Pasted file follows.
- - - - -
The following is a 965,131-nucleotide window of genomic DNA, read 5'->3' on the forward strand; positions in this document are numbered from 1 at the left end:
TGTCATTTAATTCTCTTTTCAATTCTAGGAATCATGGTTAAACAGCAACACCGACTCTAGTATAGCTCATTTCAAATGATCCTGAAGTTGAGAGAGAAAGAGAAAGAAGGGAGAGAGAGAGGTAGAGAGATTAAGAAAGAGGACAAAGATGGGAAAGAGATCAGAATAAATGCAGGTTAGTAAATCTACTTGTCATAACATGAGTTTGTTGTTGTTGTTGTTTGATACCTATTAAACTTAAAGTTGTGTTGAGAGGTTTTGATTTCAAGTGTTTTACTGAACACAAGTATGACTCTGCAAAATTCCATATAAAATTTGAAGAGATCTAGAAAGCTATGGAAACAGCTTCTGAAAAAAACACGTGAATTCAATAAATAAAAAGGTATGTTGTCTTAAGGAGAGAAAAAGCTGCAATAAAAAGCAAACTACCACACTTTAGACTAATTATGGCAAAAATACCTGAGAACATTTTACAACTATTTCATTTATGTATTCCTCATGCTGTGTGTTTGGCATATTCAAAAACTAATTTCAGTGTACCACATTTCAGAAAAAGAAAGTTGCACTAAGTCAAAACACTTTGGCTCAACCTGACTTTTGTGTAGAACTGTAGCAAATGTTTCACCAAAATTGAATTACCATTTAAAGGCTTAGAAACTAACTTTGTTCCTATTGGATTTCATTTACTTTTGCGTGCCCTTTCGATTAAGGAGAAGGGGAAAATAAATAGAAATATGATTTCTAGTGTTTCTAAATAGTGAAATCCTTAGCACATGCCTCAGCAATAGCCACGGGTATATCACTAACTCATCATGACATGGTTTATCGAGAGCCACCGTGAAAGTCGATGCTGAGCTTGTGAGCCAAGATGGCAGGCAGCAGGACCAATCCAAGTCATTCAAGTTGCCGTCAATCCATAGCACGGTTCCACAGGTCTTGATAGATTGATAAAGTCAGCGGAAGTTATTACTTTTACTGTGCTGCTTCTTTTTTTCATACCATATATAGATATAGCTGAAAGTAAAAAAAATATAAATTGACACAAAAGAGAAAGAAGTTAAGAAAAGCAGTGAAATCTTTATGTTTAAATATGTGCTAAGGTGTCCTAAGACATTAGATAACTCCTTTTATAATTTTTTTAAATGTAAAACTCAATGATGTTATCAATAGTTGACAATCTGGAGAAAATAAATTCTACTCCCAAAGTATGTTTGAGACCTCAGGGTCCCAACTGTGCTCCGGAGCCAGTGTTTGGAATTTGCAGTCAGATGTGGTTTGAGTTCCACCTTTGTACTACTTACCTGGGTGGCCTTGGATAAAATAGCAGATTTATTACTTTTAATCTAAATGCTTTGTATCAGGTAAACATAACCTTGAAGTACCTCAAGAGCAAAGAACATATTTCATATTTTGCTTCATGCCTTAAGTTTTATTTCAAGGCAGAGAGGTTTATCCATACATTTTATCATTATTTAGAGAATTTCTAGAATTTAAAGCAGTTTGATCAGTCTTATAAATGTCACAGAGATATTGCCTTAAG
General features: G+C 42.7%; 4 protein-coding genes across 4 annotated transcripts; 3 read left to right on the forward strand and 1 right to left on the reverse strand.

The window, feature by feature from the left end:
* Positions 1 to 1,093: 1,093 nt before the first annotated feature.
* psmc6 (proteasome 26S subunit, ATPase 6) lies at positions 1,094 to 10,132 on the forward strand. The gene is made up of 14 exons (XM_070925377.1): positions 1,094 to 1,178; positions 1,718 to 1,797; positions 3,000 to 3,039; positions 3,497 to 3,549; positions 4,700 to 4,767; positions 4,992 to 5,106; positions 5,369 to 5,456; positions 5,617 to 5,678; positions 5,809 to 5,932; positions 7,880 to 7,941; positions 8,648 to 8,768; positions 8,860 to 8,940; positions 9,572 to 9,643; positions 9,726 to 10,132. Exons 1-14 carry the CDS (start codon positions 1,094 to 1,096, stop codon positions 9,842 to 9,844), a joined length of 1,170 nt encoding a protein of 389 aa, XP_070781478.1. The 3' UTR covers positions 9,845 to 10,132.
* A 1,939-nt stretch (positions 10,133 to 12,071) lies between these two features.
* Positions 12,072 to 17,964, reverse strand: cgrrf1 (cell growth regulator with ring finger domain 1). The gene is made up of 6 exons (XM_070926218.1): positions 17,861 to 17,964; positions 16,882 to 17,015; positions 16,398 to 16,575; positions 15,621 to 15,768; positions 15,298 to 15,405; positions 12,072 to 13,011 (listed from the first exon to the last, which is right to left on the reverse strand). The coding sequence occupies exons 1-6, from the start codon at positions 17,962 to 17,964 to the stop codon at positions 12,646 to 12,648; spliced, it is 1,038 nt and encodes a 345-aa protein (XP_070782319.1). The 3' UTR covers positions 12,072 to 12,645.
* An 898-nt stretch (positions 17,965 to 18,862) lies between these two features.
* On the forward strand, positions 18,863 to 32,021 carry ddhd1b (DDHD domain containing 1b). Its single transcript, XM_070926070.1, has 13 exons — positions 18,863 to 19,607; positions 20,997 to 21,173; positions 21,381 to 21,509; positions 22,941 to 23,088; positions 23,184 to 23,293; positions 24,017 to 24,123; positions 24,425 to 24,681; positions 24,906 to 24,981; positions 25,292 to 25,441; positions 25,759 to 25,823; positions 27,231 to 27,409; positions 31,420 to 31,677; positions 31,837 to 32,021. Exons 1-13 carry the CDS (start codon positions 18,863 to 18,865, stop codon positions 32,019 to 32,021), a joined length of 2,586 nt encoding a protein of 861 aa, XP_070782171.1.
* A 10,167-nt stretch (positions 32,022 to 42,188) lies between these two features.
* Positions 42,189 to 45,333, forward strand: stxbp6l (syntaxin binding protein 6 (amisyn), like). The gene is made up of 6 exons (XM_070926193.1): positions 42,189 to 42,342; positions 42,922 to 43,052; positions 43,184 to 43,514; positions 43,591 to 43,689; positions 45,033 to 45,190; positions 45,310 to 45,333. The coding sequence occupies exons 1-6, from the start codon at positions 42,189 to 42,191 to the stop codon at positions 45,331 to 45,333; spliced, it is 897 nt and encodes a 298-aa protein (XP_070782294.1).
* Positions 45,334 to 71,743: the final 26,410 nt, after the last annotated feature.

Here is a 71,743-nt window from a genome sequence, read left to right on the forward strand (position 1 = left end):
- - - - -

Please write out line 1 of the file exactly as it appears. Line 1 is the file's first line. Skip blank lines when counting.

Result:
The following is a 965,131-nucleotide window of genomic DNA, read 5'->3' on the forward strand; positions in this document are numbered from 1 at the left end: